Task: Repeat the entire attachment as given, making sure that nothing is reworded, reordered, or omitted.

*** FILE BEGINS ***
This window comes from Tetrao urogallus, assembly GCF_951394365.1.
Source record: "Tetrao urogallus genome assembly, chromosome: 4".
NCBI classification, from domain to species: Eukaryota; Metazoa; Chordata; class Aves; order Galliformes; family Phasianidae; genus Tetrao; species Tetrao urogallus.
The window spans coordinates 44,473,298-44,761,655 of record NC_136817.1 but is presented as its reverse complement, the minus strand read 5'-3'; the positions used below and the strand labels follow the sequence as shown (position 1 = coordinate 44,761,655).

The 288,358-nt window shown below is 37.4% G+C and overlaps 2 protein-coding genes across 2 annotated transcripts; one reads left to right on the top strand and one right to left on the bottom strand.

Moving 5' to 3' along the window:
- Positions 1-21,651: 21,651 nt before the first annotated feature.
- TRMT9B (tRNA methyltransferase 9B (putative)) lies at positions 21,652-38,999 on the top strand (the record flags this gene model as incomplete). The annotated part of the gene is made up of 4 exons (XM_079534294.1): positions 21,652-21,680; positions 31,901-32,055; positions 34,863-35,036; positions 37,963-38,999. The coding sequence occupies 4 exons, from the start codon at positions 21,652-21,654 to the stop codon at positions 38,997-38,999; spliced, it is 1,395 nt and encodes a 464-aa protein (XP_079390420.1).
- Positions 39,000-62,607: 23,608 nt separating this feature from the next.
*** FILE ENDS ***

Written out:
This window comes from Tetrao urogallus, assembly GCF_951394365.1.
Source record: "Tetrao urogallus genome assembly, chromosome: 4".
NCBI classification, from domain to species: Eukaryota; Metazoa; Chordata; class Aves; order Galliformes; family Phasianidae; genus Tetrao; species Tetrao urogallus.
The window spans coordinates 44,473,298-44,761,655 of record NC_136817.1 but is presented as its reverse complement, the minus strand read 5'-3'; the positions used below and the strand labels follow the sequence as shown (position 1 = coordinate 44,761,655).

The 288,358-nt window shown below is 37.4% G+C and overlaps 2 protein-coding genes across 2 annotated transcripts; one reads left to right on the top strand and one right to left on the bottom strand.

Moving 5' to 3' along the window:
- Positions 1-21,651: 21,651 nt before the first annotated feature.
- TRMT9B (tRNA methyltransferase 9B (putative)) lies at positions 21,652-38,999 on the top strand (the record flags this gene model as incomplete). The annotated part of the gene is made up of 4 exons (XM_079534294.1): positions 21,652-21,680; positions 31,901-32,055; positions 34,863-35,036; positions 37,963-38,999. The coding sequence occupies 4 exons, from the start codon at positions 21,652-21,654 to the stop codon at positions 38,997-38,999; spliced, it is 1,395 nt and encodes a 464-aa protein (XP_079390420.1).
- Positions 39,000-62,607: 23,608 nt separating this feature from the next.